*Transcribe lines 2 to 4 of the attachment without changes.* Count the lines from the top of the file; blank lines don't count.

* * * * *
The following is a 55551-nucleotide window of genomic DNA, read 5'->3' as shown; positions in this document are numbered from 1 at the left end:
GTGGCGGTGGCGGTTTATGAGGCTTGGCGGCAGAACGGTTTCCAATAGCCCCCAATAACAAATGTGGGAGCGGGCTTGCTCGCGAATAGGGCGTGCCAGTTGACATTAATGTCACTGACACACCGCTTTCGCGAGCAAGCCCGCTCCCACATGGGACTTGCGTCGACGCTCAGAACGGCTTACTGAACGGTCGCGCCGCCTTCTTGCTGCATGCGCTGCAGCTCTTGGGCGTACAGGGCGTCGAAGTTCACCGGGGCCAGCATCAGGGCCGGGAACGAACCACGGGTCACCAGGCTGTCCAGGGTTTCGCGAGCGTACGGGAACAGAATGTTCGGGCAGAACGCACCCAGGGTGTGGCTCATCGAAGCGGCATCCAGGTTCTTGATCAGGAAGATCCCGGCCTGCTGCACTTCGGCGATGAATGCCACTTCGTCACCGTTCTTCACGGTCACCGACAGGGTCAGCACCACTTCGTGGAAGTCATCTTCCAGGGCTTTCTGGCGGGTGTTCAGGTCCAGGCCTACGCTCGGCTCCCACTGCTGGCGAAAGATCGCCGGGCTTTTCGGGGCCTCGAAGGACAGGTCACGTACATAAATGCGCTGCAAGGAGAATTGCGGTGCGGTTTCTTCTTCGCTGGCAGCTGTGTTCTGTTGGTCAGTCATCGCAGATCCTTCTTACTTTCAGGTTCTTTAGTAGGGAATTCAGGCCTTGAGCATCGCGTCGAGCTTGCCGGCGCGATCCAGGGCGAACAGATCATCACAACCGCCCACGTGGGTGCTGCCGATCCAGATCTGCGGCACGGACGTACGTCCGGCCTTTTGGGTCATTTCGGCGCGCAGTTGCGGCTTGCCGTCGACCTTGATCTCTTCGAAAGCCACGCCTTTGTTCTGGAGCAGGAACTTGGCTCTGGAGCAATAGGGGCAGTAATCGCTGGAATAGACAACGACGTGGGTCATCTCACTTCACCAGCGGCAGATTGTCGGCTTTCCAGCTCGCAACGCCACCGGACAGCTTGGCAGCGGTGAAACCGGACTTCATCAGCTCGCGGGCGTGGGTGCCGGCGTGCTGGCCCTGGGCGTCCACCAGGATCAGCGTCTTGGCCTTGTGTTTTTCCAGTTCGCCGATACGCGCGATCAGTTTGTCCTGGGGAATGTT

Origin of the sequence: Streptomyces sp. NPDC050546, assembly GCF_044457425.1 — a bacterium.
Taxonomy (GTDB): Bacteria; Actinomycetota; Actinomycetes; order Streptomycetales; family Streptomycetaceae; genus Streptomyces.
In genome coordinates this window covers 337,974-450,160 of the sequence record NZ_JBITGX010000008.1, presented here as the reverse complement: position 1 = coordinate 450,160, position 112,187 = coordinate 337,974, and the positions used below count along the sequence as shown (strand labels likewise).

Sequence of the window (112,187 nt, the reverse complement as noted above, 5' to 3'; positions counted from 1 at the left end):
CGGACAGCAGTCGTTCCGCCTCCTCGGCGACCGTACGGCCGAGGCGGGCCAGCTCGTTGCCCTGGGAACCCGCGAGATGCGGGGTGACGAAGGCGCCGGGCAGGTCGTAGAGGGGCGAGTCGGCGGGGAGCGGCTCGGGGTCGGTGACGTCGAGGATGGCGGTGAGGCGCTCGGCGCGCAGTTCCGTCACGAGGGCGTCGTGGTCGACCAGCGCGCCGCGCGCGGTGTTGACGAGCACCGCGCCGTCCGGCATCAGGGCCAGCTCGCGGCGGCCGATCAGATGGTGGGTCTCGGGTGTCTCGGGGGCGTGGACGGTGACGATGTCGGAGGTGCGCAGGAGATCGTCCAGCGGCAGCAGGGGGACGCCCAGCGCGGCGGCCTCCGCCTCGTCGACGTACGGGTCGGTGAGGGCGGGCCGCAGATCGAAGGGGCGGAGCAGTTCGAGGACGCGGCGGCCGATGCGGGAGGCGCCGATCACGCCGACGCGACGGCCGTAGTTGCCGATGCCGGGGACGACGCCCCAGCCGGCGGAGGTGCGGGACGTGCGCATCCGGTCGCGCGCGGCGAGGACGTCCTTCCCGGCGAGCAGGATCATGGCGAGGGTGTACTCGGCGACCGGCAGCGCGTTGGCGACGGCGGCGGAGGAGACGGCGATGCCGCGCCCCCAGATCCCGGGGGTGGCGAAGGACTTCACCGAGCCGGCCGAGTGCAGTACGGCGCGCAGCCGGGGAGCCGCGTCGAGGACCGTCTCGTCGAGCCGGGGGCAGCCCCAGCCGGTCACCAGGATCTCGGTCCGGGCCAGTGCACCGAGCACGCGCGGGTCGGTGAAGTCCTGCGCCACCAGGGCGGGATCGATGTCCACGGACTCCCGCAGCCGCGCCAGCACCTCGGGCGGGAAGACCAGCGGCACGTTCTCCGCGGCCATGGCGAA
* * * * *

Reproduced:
GTGGCGGTGGCGGTTTATGAGGCTTGGCGGCAGAACGGTTTCCAATAGCCCCCAATAACAAATGTGGGAGCGGGCTTGCTCGCGAATAGGGCGTGCCAGTTGACATTAATGTCACTGACACACCGCTTTCGCGAGCAAGCCCGCTCCCACATGGGACTTGCGTCGACGCTCAGAACGGCTTACTGAACGGTCGCGCCGCCTTCTTGCTGCATGCGCTGCAGCTCTTGGGCGTACAGGGCGTCGAAGTTCACCGGGGCCAGCATCAGGGCCGGGAACGAACCACGGGTCACCAGGCTGTCCAGGGTTTCGCGAGCGTACGGGAACAGAATGTTCGGGCAGAACGCACCCAGGGTGTGGCTCATCGAAGCGGCATCCAGGTTCTTGATCAGGAAGATCCCGGCCTGCTGCACTTCGGCGATGAATGCCACTTCGTCACCGTTCTTCACGGTCACCGACAGGGTCAGCACCACTTCGTGGAAGTCATCTTCCAGGGCTTTCTGGCGGGTGTTCAGGTCCAGGCCTACGCTCGGCTCCCACTGCTGGCGAAAGATCGCCGGGCTTTTCGGGGCCTCGAAGGACAGGTCACGTACATAAATGCGCTGCAAGGAGAATTGCGGTGCGGTTTCTTCTTCGCTGGCAGCTGTGTTCTGTTGGTCAGTCATCGCAGATCCTTCTTACTTTCAGGTTCTTTAGTAGGGAATTCAGGCCTTGAGCATCGCGTCGAGCTTGCCGGCGCGATCCAGGGCGAACAGATCATCACAACCGCCCACGTGGGTGCTGCCGATCCAGATCTGCGGCACGGACGTACGTCCGGCCTTTTGGGTCATTTCGGCGCGCAGTTGCGGCTTGCCGTCGACCTTGATCTCTTCGAAAGCCACGCCTTTGTTCTGGAGCAGGAACTTGGCTCTGGAGCAATAGGGGCAGTAATCGCTGGAATAGACAACGACGTGGGTCATCTCACTTCACCAGCGGCAGATTGTCGGCTTTCCAGCTCGCAACGCCACCGGACAGCTTGGCAGCGGTGAAACCGGACTTCATCAGCTCGCGGGCGTGGGTGCCGGCGTGCTGGCCCTGGGCGTCCACCAGGATCAGCGTCTTGGCCTTGTGTTTTTCCAGTTCGCCGATACGCGCGATCAGTTTGTCCTGGGGAATGTT

Origin of the sequence: Streptomyces sp. NPDC050546, assembly GCF_044457425.1 — a bacterium.
Taxonomy (GTDB): Bacteria; Actinomycetota; Actinomycetes; order Streptomycetales; family Streptomycetaceae; genus Streptomyces.